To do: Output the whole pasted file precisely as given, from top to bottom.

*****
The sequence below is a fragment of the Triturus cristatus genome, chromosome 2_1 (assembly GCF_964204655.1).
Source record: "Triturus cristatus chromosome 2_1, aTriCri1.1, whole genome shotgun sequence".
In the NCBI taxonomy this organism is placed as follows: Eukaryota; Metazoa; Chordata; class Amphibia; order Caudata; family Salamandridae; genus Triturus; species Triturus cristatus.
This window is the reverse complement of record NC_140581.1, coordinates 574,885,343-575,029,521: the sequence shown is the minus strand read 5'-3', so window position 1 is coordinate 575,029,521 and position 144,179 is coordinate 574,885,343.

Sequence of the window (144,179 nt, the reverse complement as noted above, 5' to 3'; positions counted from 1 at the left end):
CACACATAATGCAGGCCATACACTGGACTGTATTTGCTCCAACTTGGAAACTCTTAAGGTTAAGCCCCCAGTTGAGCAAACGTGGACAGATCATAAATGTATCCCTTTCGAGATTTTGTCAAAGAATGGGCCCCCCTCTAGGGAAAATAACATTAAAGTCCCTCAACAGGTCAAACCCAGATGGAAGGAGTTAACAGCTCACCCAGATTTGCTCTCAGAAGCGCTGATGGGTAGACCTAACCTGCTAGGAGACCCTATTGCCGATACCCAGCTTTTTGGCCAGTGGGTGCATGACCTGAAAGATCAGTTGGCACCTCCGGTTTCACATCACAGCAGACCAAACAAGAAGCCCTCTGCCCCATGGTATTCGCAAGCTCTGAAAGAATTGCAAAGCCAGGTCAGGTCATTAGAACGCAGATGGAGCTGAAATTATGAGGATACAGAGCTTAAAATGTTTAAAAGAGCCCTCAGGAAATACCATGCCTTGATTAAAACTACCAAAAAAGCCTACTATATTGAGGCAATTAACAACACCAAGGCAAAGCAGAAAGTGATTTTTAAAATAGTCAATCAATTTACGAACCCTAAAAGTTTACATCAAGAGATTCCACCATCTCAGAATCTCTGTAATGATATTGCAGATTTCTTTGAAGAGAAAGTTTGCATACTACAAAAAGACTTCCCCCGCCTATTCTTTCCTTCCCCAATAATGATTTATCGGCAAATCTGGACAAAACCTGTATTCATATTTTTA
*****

The sequence below is a fragment of the Triturus cristatus genome, chromosome 2_1 (assembly GCF_964204655.1).
Source record: "Triturus cristatus chromosome 2_1, aTriCri1.1, whole genome shotgun sequence".
In the NCBI taxonomy this organism is placed as follows: Eukaryota; Metazoa; Chordata; class Amphibia; order Caudata; family Salamandridae; genus Triturus; species Triturus cristatus.
This window is the reverse complement of record NC_140581.1, coordinates 574,885,343-575,029,521: the sequence shown is the minus strand read 5'-3', so window position 1 is coordinate 575,029,521 and position 144,179 is coordinate 574,885,343.

Sequence of the window (144,179 nt, the reverse complement as noted above, 5' to 3'; positions counted from 1 at the left end):
CACACATAATGCAGGCCATACACTGGACTGTATTTGCTCCAACTTGGAAACTCTTAAGGTTAAGCCCCCAGTTGAGCAAACGTGGACAGATCATAAATGTATCCCTTTCGAGATTTTGTCAAAGAATGGGCCCCCCTCTAGGGAAAATAACATTAAAGTCCCTCAACAGGTCAAACCCAGATGGAAGGAGTTAACAGCTCACCCAGATTTGCTCTCAGAAGCGCTGATGGGTAGACCTAACCTGCTAGGAGACCCTATTGCCGATACCCAGCTTTTTGGCCAGTGGGTGCATGACCTGAAAGATCAGTTGGCACCTCCGGTTTCACATCACAGCAGACCAAACAAGAAGCCCTCTGCCCCATGGTATTCGCAAGCTCTGAAAGAATTGCAAAGCCAGGTCAGGTCATTAGAACGCAGATGGAGCTGAAATTATGAGGATACAGAGCTTAAAATGTTTAAAAGAGCCCTCAGGAAATACCATGCCTTGATTAAAACTACCAAAAAAGCCTACTATATTGAGGCAATTAACAACACCAAGGCAAAGCAGAAAGTGATTTTTAAAATAGTCAATCAATTTACGAACCCTAAAAGTTTACATCAAGAGATTCCACCATCTCAGAATCTCTGTAATGATATTGCAGATTTCTTTGAAGAGAAAGTTTGCATACTACAAAAAGACTTCCCCCGCCTATTCTTTCCTTCCCCAATAATGATTTATCGGCAAATCTGGACAAAACCTGTATTCATATTTTTA